Image by manybits via FlickrIn the not-so-far-away-future, we will be surrounded by “smart dust” — tiny digital sensors, strewn around the globe, gathering all sorts of information and communicating with powerful computer networks to monitor, measure and understand the physical world in new ways.
These tiny sensors could be embedded in identification badges or cloth, perhaps using resonant antenna structures of RFID sensors or other systems coated with various sensing films that will recognize specific volatile organic compounds (VOCs), biological and chemical agents with part-per-billion detection limits. Wearable RFID sensors could detect not only airborne chemical agents alerting to the presence of environmental chemical agents, but also breath biomarkers serving as early signals to the presence of certain diseases such as diabetes or cancer and metabolic disorders.
Wondering where it's safe to swim in Europe? An initiative called Eye on Earth - Water Watch created by Microsoft and the European Environment Agency and powered by Bing will help you find out what water you can swim in without wondering if you're going to go home with more than just memories.
Want to keep an Eye on Earth? From plankton blooming off the coast of Ireland, diminishing and increasing populations of plants and animals, satellite images of the planet could give a more vivid understanding of the world that surrounds us. Launched during the recent United Nations Climate Change Conference, the interactive online Environmental Atlas of Europe initially focuses on visuals and stories from European countries.
Microsoft and EEA have previously collaborated on the Eye on Earth platform, which combines scientific information with on-the-ground local observations contributed by millions of users on topics such as water quality at more than 22,000 swimming sites in Europe. The AirWatch application provides real-time data on specific air pollutants from air-quality monitoring stations, as well as user-submitted descriptions of air quality in different areas. Much of the information is available through text messages as well as online. Future plans for Eye on Earth include tracking ground-level ozone, oil spills, biodiversity, and coastal erosion to create what the partnership calls "a global observatory for environmental change." Other available online tools include Danish MapMyClimate that allows people to understand the impact of their consumer habits on the environment; Project2Degrees, emissions-tracking software developed in partnership with the Clinton Foundation that allows city authorities to measure and reduce their emissions; Fiat eco:Drive, a dashboard tool that helps drivers improve their fuel efficiency; and Bend the Trend, a website where users around the world can pledge to make lifestyle changes that will have a positive impact on emissions reduction.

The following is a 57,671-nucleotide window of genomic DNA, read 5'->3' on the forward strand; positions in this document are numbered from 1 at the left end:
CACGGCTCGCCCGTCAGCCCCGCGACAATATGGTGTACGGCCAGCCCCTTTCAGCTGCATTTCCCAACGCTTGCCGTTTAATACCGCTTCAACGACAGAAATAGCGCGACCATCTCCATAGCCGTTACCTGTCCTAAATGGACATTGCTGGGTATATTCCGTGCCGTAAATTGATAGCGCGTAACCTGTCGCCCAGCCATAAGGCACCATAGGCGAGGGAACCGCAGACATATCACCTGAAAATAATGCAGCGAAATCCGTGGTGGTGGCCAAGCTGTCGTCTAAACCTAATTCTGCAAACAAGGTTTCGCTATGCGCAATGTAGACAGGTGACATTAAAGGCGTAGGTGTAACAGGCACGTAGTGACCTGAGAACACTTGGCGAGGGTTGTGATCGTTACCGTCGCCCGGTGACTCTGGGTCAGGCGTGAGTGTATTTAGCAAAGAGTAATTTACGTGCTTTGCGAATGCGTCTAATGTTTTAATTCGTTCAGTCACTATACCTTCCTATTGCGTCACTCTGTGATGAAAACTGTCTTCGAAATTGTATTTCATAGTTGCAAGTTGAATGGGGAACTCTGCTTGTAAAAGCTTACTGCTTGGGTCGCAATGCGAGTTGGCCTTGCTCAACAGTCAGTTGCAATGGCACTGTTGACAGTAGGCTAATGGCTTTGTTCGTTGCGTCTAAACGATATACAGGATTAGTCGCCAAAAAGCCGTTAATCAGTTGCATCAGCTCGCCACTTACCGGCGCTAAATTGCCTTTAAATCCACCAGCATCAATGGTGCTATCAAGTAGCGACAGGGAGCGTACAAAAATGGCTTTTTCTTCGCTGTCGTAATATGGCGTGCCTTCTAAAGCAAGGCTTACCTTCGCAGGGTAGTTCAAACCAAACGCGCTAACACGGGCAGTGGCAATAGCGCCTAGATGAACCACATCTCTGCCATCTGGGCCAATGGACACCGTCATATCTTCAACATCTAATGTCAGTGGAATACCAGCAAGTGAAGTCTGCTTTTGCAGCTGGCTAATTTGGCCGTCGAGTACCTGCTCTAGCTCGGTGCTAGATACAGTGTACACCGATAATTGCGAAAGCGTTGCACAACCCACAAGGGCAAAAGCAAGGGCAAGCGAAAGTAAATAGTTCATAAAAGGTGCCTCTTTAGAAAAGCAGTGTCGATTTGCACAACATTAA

In addition to smart sensors, smart phones can provide more powerful capabilities combining human intelligence and the ability of phones to automatically record pictures and sounds, tagged with keywords, where and when information automatically uploaded to web sites
PEIR, the Personal Environmental Impact Report, is one of many online tools that allows to explore and share how you impact the environment and how the environment impacts you.
This project involves collecting travel, time and location data from mobile phones feed into Web databases to calculate an individual’s personal environmental impact and exposure to pollutants. Another tool - whatsinvasive.com, in cooperation with the National Park Service, uses a smartphone application to identify, photograph and track the advance of invasive plants, like Harding grass and poison hemlock, which can crowd out local species and undermine biodiversity.
Deborah Estrin, a computer scientist at the University of California, Los Angeles and her colleagues at the university’s Center for Embedded Networked Sensing have designed several projects that use cellphones and people in data-gathering and analysis. Cellphones, they say, are versatile data collectors and are becoming more powerful all the time — with cameras, GPS, accelerometers and Internet connectivity. Their work is at the forefront of an emerging field called participatory sensing.